5. I want to make sure we all take a second and remember those that we lost on that day, even as we pause to mourn for those we are losing today due to the storms (and the further loss of life we surely face as the storm situation continues). Those first responders knew what they were getting themselves into. The looks on their faces as they headed into the Towers told you they knew it was likely they weren’t coming back out. The brave souls on Flight 93 saved COUNTLESS lives. There is no other word for them than “heroes.” The everyday citizen that immediately transformed into disaster responder—from frantically digging through rubble for survivors at the crash sites to providing water and support to those able to walk away from the scenes—is reminiscent of the way ordinary folks rushed to the scene to aid Harvey and Irma victims.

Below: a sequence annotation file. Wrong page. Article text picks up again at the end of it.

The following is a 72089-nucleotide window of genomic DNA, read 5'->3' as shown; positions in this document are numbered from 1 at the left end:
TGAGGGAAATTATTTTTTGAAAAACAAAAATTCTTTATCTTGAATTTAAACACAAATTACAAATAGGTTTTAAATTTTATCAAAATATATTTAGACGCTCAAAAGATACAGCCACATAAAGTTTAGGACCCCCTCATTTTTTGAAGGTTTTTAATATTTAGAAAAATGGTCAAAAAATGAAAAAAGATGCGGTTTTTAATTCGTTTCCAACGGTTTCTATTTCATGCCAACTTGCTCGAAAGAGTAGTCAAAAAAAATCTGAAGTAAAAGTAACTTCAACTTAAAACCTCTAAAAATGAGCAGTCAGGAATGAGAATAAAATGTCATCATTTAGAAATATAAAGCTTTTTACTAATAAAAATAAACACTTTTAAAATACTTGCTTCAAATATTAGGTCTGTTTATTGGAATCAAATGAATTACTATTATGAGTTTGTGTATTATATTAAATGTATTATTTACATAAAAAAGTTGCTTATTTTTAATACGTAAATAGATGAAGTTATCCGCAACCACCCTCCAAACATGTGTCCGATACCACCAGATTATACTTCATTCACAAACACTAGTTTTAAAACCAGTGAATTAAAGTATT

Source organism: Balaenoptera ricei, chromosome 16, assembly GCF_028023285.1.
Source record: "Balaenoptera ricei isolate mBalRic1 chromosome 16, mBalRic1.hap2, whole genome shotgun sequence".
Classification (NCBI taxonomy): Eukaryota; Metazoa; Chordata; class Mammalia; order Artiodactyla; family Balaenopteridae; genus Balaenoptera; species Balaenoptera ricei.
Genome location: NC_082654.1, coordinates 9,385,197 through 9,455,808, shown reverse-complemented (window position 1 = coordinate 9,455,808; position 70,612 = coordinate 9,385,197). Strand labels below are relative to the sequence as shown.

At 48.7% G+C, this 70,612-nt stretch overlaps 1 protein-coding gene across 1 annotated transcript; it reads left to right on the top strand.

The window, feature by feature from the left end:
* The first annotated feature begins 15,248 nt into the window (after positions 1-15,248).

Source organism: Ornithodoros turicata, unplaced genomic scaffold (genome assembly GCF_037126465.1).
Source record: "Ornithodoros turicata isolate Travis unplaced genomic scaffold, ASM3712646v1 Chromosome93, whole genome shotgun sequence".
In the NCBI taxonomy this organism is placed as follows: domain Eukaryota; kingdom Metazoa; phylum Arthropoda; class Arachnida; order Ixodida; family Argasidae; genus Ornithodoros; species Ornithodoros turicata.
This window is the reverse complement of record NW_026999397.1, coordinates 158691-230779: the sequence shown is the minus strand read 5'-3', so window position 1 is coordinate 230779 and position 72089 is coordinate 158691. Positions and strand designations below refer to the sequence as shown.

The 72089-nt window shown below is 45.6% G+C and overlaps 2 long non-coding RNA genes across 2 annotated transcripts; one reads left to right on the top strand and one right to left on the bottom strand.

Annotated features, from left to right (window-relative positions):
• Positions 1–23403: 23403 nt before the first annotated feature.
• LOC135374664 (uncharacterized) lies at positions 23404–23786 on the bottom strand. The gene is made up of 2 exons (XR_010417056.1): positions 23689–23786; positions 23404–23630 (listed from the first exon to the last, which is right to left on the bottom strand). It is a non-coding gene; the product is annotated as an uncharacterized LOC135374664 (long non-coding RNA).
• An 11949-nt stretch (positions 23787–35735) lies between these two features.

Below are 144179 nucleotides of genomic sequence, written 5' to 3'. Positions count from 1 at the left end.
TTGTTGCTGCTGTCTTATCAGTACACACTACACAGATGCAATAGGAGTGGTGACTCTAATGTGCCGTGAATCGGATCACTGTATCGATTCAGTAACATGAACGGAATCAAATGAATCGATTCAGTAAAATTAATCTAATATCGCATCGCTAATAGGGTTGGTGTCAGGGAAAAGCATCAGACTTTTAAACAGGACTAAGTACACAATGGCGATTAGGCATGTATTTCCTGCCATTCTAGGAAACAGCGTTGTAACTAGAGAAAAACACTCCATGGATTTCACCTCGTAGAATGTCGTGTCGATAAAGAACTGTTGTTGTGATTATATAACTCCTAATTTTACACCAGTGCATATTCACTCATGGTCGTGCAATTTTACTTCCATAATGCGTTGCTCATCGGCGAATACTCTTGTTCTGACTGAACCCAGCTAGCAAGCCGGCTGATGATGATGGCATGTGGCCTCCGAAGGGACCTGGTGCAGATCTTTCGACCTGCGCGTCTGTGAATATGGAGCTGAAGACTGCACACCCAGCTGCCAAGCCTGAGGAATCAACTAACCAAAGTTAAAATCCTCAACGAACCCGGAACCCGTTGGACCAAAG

6. I’ll leave you here with one more story that I always keep. The CEO of Cantor Fitzgerald (one of the aforementioned brokerage/financial services houses in the World Trade Center) survived the attack despite his company occupying the 101st through 105th floors—above the plane crash impact zone. My company did considerable business with Cantor, and many of those empty phone lines were from their desks. Howard W. Lutnick’s company suffered the greatest loss of life of any company that day (as reported), losing 658 members of its 960 employees. Lutnick survived because that day was his five-year old son’s first day of kindergarten, and the CEO and his wife wanted to take him to his first day of school. He learned of the attacks that would decimate his company and take the lives of so many of his co-workers from inside his son’s classroom. I didn’t have kids at the time, but I do now. I drive my kids to school every day for a variety of reasons. I love that time with them each morning. Their school’s location and start time makes taking them to school feasible for me and my work schedule. If I told you that Howard W. Lutnick wasn’t on my mind on a very large portion of my daily drives to school, I would be lying. The simple act of driving my kids to school keeps 9/11 alive and active inside me more than most things, and I wouldn’t change that...ever. Different days evoke different memories. The images of folks disappearing into the advancing wall of ash, rubble and smoke after the towers fell; the fires raging at the Pentagon as literally every able-bodied man and woman frantically fought to save lives; the emotional devastation that became more and more real as we learned about the passengers of Flight 93 and their families on the ground; the parking lots full of cars whose owners were never coming back to get them; the cell phones ringing from within the rubble in New York; the seemingly endless amount of funerals my co-workers and others attended for Cantor employees...we say we will never forget. The truth is we aren’t wired to forget. Though there were hours that first night that left me completely paralyzed—unable to get to my feet even to feed myself—we’ll always be the nation that got to its feet and handled its business. We’ll always be the nation capable of rising to whatever challenge presents itself because we have to...because we won’t ever forget what it is we are fighting for: each other.